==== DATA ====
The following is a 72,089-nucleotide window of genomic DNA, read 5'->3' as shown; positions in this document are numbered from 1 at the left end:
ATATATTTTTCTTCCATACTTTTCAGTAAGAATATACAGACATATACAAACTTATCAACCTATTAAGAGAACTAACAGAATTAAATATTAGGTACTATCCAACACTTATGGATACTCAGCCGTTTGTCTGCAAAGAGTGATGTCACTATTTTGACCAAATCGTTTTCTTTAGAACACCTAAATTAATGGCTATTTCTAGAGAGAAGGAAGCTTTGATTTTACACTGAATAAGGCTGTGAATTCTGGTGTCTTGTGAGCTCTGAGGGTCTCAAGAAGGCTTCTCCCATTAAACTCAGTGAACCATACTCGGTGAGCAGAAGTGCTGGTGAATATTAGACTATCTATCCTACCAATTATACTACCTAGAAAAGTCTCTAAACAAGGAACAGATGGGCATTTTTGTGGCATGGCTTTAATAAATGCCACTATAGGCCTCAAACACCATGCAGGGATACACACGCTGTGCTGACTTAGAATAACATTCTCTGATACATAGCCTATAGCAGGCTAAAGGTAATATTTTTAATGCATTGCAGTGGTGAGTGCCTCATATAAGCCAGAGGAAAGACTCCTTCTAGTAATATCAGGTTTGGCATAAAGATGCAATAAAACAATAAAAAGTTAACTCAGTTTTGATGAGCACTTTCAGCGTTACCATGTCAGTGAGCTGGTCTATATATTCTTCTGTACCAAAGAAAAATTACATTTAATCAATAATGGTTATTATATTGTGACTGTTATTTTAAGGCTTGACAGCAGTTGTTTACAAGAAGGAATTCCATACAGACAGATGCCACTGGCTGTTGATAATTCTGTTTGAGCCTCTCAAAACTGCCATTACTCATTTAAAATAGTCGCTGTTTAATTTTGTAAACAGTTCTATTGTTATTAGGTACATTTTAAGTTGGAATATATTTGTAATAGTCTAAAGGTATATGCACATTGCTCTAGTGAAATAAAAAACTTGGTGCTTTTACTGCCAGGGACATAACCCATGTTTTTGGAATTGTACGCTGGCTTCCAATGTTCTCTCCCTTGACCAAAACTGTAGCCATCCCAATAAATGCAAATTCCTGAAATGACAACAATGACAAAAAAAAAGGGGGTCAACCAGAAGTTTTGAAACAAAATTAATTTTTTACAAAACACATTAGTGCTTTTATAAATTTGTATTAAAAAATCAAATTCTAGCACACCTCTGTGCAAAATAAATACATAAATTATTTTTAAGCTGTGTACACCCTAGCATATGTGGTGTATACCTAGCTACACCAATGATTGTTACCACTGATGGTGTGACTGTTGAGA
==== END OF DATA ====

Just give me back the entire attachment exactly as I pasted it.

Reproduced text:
The following is a 72,089-nucleotide window of genomic DNA, read 5'->3' as shown; positions in this document are numbered from 1 at the left end:
ATATATTTTTCTTCCATACTTTTCAGTAAGAATATACAGACATATACAAACTTATCAACCTATTAAGAGAACTAACAGAATTAAATATTAGGTACTATCCAACACTTATGGATACTCAGCCGTTTGTCTGCAAAGAGTGATGTCACTATTTTGACCAAATCGTTTTCTTTAGAACACCTAAATTAATGGCTATTTCTAGAGAGAAGGAAGCTTTGATTTTACACTGAATAAGGCTGTGAATTCTGGTGTCTTGTGAGCTCTGAGGGTCTCAAGAAGGCTTCTCCCATTAAACTCAGTGAACCATACTCGGTGAGCAGAAGTGCTGGTGAATATTAGACTATCTATCCTACCAATTATACTACCTAGAAAAGTCTCTAAACAAGGAACAGATGGGCATTTTTGTGGCATGGCTTTAATAAATGCCACTATAGGCCTCAAACACCATGCAGGGATACACACGCTGTGCTGACTTAGAATAACATTCTCTGATACATAGCCTATAGCAGGCTAAAGGTAATATTTTTAATGCATTGCAGTGGTGAGTGCCTCATATAAGCCAGAGGAAAGACTCCTTCTAGTAATATCAGGTTTGGCATAAAGATGCAATAAAACAATAAAAAGTTAACTCAGTTTTGATGAGCACTTTCAGCGTTACCATGTCAGTGAGCTGGTCTATATATTCTTCTGTACCAAAGAAAAATTACATTTAATCAATAATGGTTATTATATTGTGACTGTTATTTTAAGGCTTGACAGCAGTTGTTTACAAGAAGGAATTCCATACAGACAGATGCCACTGGCTGTTGATAATTCTGTTTGAGCCTCTCAAAACTGCCATTACTCATTTAAAATAGTCGCTGTTTAATTTTGTAAACAGTTCTATTGTTATTAGGTACATTTTAAGTTGGAATATATTTGTAATAGTCTAAAGGTATATGCACATTGCTCTAGTGAAATAAAAAACTTGGTGCTTTTACTGCCAGGGACATAACCCATGTTTTTGGAATTGTACGCTGGCTTCCAATGTTCTCTCCCTTGACCAAAACTGTAGCCATCCCAATAAATGCAAATTCCTGAAATGACAACAATGACAAAAAAAAAGGGGGTCAACCAGAAGTTTTGAAACAAAATTAATTTTTTACAAAACACATTAGTGCTTTTATAAATTTGTATTAAAAAATCAAATTCTAGCACACCTCTGTGCAAAATAAATACATAAATTATTTTTAAGCTGTGTACACCCTAGCATATGTGGTGTATACCTAGCTACACCAATGATTGTTACCACTGATGGTGTGACTGTTGAGA